There is a Kate Beaton comic that I have been constantly reminded of while playing Windforge. In the comic, a steampunk aficionado approaches Isambard Kingdom Brunel, the English civil engineer, and shows him his goggles and boots and such. Brunel asks him what they do, “I put a shitload of cogs and watches on my boot!” the man replies. “Please tell me they do something.”
Spoiler alert: They don’t.
Making things “steampunky” for the sake of being cool is why steampunk as a genre gets a bad name these days. Which is a shame, because when done right, it’s a brilliant melding of Victorian culture with the genius and potential that embodied the Industrial Revolution. There is the beautiful “What if?” present in good steampunk. Novels like Scott Westerfeld’s Leviathan series show us what could have happened if we harnessed the power of evolution and Darwinism and took it to an extreme. Bethesda used the aesthetic and tech of the genre beautifully when crafting the Dwemer ruins in Skyrim. In both, nothing is ever unnecessary. Everything has a purpose.
Windforge, as a whole, is an unnecessary addition to the growing number of sandbox games being introduced.
The game looks and functions a bit like Chucklefish’s Starbound. You have one tool that will break down everything, a range of weapons, and different enemies that will screw you up to varying degrees. The main idea is to build yourself an airship and explore the world of Cordeus all while continuing to search for a new source of energy to replace the dwindling supplies of whale oil. The sky whales, you see, have been hunted nearly to extinction.
And this story is where Windforge first falters. Adding a plot to a sandbox is as unnecessary as the aficionado’s be-cogged boots. It’s a nice touch, sure, and it allows the game to call itself an RPG as well, but it detracts from what could otherwise be an enjoyable experience. In my time I spent with the game, I had more fun building my airship and ramming it into whales than I did progressing through the storyline. Why complete tedious tasks when you can grapple across jungles or fall several levels down to fight giant drilling monsters? The story isn’t even necessary for a lot of items; loot drops from just about everything regardless of whether or not you’re searching for the mysterious new power source.
Unfortunately, there’s not a lot to love about Windforge leftover. Overall, the game does not feel entirely well thought out. It’s sloppy in places where it should be fine-tuned. Enemy encounters, for example, are consistently easy because the enemies tend to throw themselves at one block of dirt repeatedly or get stuck—which is actually a decent example of how the AI functions as a whole. The crafting system feels clunky and lacks easy accessibility. And while the world of Cordeus is a many leveled one, the individual levels themselves blur into a monotonous experience. There’s the impression that much more could have been done to polish the game to a decent shine. Instead, it’s lackluster.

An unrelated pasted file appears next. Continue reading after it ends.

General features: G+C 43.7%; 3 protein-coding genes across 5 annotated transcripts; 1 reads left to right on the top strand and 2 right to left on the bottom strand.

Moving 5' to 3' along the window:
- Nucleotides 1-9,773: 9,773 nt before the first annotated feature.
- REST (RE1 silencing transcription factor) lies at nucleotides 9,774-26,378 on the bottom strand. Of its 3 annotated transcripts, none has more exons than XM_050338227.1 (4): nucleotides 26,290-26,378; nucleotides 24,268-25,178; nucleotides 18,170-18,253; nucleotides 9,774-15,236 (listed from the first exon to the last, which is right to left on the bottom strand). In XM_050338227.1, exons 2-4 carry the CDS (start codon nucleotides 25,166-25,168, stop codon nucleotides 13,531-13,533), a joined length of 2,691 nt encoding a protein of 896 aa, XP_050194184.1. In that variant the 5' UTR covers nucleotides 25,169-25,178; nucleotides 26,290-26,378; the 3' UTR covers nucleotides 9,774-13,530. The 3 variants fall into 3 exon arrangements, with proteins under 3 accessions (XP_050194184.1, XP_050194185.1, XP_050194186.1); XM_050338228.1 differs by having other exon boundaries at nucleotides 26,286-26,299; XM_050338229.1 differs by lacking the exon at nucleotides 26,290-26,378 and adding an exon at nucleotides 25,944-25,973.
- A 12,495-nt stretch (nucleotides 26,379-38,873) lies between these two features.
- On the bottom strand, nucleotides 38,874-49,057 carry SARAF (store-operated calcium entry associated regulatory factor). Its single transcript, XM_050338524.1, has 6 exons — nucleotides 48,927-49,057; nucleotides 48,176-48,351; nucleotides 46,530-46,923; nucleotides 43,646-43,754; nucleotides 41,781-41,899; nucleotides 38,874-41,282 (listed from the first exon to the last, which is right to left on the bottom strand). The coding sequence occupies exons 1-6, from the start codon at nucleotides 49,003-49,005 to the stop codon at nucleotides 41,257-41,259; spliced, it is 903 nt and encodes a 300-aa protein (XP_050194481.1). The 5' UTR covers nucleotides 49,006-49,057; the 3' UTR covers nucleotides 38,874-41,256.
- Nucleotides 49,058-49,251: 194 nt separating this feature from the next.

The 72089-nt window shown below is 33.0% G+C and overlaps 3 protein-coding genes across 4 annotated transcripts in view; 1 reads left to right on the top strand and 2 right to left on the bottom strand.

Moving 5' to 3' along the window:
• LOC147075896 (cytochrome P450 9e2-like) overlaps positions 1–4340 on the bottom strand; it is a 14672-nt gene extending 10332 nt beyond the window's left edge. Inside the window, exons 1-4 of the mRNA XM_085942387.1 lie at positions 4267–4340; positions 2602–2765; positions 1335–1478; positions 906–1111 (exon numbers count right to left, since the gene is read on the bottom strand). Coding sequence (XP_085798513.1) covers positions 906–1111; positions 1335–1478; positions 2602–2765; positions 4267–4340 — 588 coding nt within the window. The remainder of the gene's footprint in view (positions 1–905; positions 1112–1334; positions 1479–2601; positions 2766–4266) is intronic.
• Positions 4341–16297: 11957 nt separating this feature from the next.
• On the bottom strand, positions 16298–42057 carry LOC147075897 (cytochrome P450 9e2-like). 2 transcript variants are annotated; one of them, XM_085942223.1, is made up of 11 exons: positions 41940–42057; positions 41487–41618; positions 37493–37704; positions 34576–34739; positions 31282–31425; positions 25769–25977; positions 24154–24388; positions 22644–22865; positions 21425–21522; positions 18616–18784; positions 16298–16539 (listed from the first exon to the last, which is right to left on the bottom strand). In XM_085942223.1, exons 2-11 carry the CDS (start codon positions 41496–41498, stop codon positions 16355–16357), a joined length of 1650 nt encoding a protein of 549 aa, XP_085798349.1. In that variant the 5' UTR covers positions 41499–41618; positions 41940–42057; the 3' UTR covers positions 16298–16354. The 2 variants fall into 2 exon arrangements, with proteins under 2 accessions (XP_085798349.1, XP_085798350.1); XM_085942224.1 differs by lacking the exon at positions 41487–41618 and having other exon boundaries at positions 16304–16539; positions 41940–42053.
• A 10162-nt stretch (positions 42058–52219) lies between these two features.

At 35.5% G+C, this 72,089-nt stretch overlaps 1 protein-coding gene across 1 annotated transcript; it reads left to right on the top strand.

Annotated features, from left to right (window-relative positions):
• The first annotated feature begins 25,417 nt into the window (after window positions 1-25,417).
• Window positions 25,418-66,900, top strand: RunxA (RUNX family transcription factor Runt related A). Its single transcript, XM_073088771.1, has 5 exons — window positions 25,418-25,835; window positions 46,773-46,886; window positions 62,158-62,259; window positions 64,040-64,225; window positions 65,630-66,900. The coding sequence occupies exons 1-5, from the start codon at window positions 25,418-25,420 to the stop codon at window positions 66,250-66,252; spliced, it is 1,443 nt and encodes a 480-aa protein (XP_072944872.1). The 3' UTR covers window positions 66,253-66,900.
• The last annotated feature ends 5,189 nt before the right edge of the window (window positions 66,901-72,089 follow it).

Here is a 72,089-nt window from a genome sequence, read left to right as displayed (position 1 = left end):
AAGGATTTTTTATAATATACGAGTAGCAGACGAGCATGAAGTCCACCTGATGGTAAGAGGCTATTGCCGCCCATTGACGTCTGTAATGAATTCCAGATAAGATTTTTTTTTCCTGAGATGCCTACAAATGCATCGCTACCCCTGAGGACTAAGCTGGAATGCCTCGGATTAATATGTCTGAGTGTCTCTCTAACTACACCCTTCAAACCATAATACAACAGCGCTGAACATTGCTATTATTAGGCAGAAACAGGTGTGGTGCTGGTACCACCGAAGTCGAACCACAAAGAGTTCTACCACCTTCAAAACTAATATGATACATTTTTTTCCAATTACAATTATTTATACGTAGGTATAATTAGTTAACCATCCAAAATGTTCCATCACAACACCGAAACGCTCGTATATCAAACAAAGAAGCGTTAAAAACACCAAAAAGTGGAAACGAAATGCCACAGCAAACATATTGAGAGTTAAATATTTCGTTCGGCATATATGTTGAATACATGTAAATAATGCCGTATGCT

I watched someone turn a dead whale carcass into an airship and sail away inside its belly.
But the game does do a few things right. Being able to build an airship out of just about anything is a sublime delight. There is no limit to what you can sail through the skies in. I watched someone turn a dead whale carcass into an airship and sail away inside its belly. It was equal parts disturbing and awe-inspiring. And Snowed In Studios, a Canadian company, uploaded a video of a flying likeness of Rob Ford crashing into a group of civilians that reminded me of the fun I actually had while playing this. A sandbox game promises a sort of bedlam, and I enjoyed crashing my ship into whales just to piss them off, and then trying to punch them when I ran out of bullets. When I fell from my smoking ship, I landed on the back of another whale that I then murdered and crashed onto some trees. I massacred a town just to see if I could kill NPCs (I could). I leapt onto an enemy airship while they were attacking me and took out their balloon and sent them plummeting to the ground. It was chaos, and it was gloriously entertaining.
The problem is, you could have this much fun in a better built sandbox. With its plot-driven play, Windforge lacks the casual and more easy-going atmosphere of the already established King of the User-Generated Mountain, Minecraft. Windforge’s technical failures don’t help, when Starbound is just as entertaining, and doesn’t crash four times within the span of an hour and then corrupt my autosave. Admittedly, patches can be made for these things and problems can be fixed, but will players come back to Cordeus after it’s been polished up? Or will they have already loaded up Terraria, found it more welcoming, and moved on?
Because Windforge feels unnecessary and indulgent, with few, brightly shining moments of fun interspersed. Like those who consider steampunk to be nothing but a fashion aesthetic, the game exploits the genre simply because it can and because it looks pretty. Ultimately, you will sacrifice playability for art style and unfinished ideas. Can you squeeze it in between generous helpings of Minecraft and Starbound while still leaving space for the growing genre? Because on my plate, it doesn’t fit.